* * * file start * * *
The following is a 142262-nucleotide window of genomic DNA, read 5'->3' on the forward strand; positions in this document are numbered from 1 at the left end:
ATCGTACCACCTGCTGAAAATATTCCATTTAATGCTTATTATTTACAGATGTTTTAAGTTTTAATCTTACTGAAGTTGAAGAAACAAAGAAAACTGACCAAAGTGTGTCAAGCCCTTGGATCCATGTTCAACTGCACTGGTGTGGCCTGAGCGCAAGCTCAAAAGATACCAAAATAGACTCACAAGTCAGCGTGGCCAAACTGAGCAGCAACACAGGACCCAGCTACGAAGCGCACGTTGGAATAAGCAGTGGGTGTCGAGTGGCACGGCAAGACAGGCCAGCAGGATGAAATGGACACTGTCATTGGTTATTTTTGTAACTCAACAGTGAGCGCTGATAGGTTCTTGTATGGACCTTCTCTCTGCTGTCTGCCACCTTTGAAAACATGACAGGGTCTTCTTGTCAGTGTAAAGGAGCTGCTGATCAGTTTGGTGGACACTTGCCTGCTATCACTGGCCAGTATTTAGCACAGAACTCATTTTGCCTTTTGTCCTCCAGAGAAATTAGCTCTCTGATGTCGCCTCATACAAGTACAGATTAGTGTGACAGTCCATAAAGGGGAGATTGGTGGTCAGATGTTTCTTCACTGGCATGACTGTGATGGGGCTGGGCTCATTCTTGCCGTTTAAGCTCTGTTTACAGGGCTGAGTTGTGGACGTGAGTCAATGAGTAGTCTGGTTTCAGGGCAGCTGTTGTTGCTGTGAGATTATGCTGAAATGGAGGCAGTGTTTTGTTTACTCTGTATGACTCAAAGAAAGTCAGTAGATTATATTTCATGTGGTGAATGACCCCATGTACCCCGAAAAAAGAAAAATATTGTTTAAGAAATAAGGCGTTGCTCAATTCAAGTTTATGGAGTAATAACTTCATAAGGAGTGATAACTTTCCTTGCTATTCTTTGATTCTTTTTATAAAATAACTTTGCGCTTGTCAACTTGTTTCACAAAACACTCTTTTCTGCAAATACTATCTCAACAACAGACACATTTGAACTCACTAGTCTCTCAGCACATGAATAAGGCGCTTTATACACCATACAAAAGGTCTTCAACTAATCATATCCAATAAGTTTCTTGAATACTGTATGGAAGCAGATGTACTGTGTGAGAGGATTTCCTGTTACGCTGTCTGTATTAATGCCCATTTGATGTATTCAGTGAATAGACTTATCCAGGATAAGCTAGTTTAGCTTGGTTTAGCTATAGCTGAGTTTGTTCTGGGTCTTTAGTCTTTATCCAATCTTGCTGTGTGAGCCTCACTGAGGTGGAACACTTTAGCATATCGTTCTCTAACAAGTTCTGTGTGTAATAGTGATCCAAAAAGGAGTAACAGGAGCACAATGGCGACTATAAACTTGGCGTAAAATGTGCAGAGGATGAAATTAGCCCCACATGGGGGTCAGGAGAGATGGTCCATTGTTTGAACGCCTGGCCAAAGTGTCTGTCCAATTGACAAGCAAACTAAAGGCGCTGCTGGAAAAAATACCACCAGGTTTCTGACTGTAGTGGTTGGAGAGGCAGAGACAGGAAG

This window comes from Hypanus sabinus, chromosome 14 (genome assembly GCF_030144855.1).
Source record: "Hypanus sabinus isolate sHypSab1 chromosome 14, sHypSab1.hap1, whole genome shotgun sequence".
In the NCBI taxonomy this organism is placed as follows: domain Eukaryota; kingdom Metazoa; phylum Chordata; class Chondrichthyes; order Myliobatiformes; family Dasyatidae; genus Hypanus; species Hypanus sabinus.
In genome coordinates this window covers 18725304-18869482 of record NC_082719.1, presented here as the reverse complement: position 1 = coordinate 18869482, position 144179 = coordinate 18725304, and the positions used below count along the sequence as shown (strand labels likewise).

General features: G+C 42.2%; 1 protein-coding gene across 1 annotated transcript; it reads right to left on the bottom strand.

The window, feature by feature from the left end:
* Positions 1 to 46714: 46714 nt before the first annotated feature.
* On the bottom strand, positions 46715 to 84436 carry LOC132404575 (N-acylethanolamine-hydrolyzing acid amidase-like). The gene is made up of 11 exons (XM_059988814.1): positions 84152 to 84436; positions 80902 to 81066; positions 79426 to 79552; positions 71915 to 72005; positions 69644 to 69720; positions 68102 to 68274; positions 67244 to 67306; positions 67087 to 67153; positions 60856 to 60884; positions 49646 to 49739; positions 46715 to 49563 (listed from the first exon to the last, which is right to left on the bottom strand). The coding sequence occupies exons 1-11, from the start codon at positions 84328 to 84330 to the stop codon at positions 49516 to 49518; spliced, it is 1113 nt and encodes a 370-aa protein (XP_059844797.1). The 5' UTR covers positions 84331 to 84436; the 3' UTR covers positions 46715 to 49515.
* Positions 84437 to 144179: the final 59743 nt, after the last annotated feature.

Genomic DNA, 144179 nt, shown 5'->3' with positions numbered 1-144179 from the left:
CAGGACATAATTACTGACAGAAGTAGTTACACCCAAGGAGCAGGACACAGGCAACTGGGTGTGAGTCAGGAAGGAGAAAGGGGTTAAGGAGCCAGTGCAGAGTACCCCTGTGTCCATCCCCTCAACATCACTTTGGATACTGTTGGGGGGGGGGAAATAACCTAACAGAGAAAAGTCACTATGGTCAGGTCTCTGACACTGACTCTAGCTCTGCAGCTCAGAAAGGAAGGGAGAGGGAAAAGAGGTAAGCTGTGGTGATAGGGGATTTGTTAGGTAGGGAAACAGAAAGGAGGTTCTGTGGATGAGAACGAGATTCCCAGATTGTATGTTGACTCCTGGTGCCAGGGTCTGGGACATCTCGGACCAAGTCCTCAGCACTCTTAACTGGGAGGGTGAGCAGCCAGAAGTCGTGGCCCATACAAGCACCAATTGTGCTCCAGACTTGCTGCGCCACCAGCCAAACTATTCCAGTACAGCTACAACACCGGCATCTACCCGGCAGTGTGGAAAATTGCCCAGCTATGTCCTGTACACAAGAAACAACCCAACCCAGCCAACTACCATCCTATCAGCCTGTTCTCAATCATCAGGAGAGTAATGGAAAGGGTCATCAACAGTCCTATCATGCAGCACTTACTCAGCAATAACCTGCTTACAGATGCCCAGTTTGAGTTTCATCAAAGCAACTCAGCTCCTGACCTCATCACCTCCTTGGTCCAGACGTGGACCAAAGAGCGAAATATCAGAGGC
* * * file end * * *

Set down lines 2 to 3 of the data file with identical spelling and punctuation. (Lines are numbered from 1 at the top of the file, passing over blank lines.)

ATCGTACCACCTGCTGAAAATATTCCATTTAATGCTTATTATTTACAGATGTTTTAAGTTTTAATCTTACTGAAGTTGAAGAAACAAAGAAAACTGACCAAAGTGTGTCAAGCCCTTGGATCCATGTTCAACTGCACTGGTGTGGCCTGAGCGCAAGCTCAAAAGATACCAAAATAGACTCACAAGTCAGCGTGGCCAAACTGAGCAGCAACACAGGACCCAGCTACGAAGCGCACGTTGGAATAAGCAGTGGGTGTCGAGTGGCACGGCAAGACAGGCCAGCAGGATGAAATGGACACTGTCATTGGTTATTTTTGTAACTCAACAGTGAGCGCTGATAGGTTCTTGTATGGACCTTCTCTCTGCTGTCTGCCACCTTTGAAAACATGACAGGGTCTTCTTGTCAGTGTAAAGGAGCTGCTGATCAGTTTGGTGGACACTTGCCTGCTATCACTGGCCAGTATTTAGCACAGAACTCATTTTGCCTTTTGTCCTCCAGAGAAATTAGCTCTCTGATGTCGCCTCATACAAGTACAGATTAGTGTGACAGTCCATAAAGGGGAGATTGGTGGTCAGATGTTTCTTCACTGGCATGACTGTGATGGGGCTGGGCTCATTCTTGCCGTTTAAGCTCTGTTTACAGGGCTGAGTTGTGGACGTGAGTCAATGAGTAGTCTGGTTTCAGGGCAGCTGTTGTTGCTGTGAGATTATGCTGAAATGGAGGCAGTGTTTTGTTTACTCTGTATGACTCAAAGAAAGTCAGTAGATTATATTTCATGTGGTGAATGACCCCATGTACCCCGAAAAAAGAAAAATATTGTTTAAGAAATAAGGCGTTGCTCAATTCAAGTTTATGGAGTAATAACTTCATAAGGAGTGATAACTTTCCTTGCTATTCTTTGATTCTTTTTATAAAATAACTTTGCGCTTGTCAACTTGTTTCACAAAACACTCTTTTCTGCAAATACTATCTCAACAACAGACACATTTGAACTCACTAGTCTCTCAGCACATGAATAAGGCGCTTTATACACCATACAAAAGGTCTTCAACTAATCATATCCAATAAGTTTCTTGAATACTGTATGGAAGCAGATGTACTGTGTGAGAGGATTTCCTGTTACGCTGTCTGTATTAATGCCCATTTGATGTATTCAGTGAATAGACTTATCCAGGATAAGCTAGTTTAGCTTGGTTTAGCTATAGCTGAGTTTGTTCTGGGTCTTTAGTCTTTATCCAATCTTGCTGTGTGAGCCTCACTGAGGTGGAACACTTTAGCATATCGTTCTCTAACAAGTTCTGTGTGTAATAGTGATCCAAAAAGGAGTAACAGGAGCACAATGGCGACTATAAACTTGGCGTAAAATGTGCAGAGGATGAAATTAGCCCCACATGGGGGTCAGGAGAGATGGTCCATTGTTTGAACGCCTGGCCAAAGTGTCTGTCCAATTGACAAGCAAACTAAAGGCGCTGCTGGAAAAAATACCACCAGGTTTCTGACTGTAGTGGTTGGAGAGGCAGAGACAGGAAG

This window comes from Hypanus sabinus, chromosome 14 (genome assembly GCF_030144855.1).